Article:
Since its release in 2011 the Coyote 5.0 has become a legend among Mustang and Ford performance loyalists. Not since the pushrod 5.0 of the 1980s Fox body Mustang era has an engine generated this much buzz and rewarded the Ford faithful with outstanding performance in both stock and modified forms.
While we’re accustomed to finding the Coyote between the front fenders of a Mustang GT, it also makes its appearance in Ford’s F-150 pickup line. However, unless we’re discussing the long defunct Lightning pickups of over a decade ago most of don’t associate high performance and F-150 in the same realm (ok we’ll make an exception for Raptors). Regardless, there’s plenty of potential lurking within the F-150’s 5.0, especially for those willing to put the time and money into their own truck.
JPC Racing recently released photos and video of one customer’s efforts behind the wheel of his 2014 F-150. Glen Purvis owns this truck and it’s not your typical bolt-on F-150. While the truck remains a full-weight (5,150 pounds), and street drivable truck, it boasts a Rich Groh Racing built 5.0. The engine is filled with only the best parts including Oliver I-beam rods, and Diamond pistons. The block received Darton sleeves, and the heads are of course custom ported by the master himself, Rich Groh.
Feeding the hungry Coyote is a pair of Precision 64/66 turbos, cramming boost through a custom JPC turbo kit. It’s all tuned with HP Tuners software at JPC’s headquarters. This rather unassuming, almost base-model appearing F-150 spins the JPC rollers to the tune of 1,165 horsepower. That’s not a typo, that’s four-digit horsepower, from a regular cab, pickup truck.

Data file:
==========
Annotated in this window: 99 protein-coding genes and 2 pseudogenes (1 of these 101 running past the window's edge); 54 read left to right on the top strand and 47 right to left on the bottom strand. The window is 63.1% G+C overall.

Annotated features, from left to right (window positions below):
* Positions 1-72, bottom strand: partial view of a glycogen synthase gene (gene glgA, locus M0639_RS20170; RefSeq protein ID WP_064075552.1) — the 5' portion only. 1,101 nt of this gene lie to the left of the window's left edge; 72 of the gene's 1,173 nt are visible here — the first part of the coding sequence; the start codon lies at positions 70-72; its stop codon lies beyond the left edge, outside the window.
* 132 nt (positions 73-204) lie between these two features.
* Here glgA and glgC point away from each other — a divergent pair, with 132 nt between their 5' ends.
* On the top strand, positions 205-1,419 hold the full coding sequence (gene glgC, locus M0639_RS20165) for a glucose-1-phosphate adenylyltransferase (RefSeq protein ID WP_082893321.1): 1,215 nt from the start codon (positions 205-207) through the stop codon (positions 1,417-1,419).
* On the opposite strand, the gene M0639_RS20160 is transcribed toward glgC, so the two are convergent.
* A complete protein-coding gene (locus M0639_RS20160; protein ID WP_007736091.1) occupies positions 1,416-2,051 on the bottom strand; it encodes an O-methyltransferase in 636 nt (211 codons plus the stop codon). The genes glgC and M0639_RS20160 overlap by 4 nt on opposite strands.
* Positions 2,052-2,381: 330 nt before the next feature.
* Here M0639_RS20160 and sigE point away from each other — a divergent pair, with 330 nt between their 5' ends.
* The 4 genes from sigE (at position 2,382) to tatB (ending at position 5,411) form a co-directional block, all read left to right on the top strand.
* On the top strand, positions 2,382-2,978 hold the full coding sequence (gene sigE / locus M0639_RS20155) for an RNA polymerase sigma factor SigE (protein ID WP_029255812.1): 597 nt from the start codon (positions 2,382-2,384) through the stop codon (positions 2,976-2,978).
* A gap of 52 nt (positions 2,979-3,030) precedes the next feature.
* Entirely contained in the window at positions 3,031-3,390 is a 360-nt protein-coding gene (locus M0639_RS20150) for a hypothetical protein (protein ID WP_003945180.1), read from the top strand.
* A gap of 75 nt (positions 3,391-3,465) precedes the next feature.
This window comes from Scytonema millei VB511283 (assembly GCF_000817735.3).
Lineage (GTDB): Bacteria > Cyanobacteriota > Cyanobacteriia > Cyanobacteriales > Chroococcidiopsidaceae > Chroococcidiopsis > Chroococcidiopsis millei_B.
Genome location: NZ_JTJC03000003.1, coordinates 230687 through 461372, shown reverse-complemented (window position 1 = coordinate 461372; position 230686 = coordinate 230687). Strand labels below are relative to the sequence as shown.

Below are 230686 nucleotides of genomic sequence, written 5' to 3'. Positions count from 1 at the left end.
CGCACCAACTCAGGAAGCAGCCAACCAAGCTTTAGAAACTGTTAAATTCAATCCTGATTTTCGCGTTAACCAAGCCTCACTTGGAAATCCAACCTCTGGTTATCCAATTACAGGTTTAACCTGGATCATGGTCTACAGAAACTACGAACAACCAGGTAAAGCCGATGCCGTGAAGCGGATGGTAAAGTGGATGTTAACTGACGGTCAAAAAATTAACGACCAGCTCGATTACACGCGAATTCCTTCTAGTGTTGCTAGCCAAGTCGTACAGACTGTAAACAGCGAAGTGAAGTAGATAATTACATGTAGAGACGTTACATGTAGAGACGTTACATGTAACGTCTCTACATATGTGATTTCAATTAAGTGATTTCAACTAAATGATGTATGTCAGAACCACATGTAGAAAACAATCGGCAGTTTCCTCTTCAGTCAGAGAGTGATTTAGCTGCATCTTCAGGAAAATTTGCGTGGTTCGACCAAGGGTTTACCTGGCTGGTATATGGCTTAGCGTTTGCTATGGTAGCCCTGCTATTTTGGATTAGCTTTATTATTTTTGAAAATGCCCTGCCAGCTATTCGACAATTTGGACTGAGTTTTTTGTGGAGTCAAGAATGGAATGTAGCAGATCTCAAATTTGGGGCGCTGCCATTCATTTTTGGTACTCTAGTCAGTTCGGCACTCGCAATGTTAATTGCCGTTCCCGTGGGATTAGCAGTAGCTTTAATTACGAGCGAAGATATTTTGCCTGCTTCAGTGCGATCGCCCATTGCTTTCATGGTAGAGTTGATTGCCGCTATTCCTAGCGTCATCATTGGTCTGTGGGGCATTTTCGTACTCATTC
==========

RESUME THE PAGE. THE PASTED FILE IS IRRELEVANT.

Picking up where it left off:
Despite its 5,150 pound weight, the truck manages to get moving down the drag strip, pretty good. At MIR the truck pulled a respectable 1.54 60 foot time, but once it got going it left everyone stunned with it tripped the top end timers in the mid 9-second zone. Best ET to date has been a 9.659 at 145.38 mph.
JPC says there’s more left in this combination and that the boost is going to be turned up, we can’t wait to see it. There are several videos on the JPC Facebook page of the truck making dyno runs and heading down the drag strip. Watching this truck, and seeing how unassuming its appearance is makes us want to build a F-150 to terrorize super cars with while on our way to the hardware store to pick up lumber for our next home project. It’s the best of both worlds.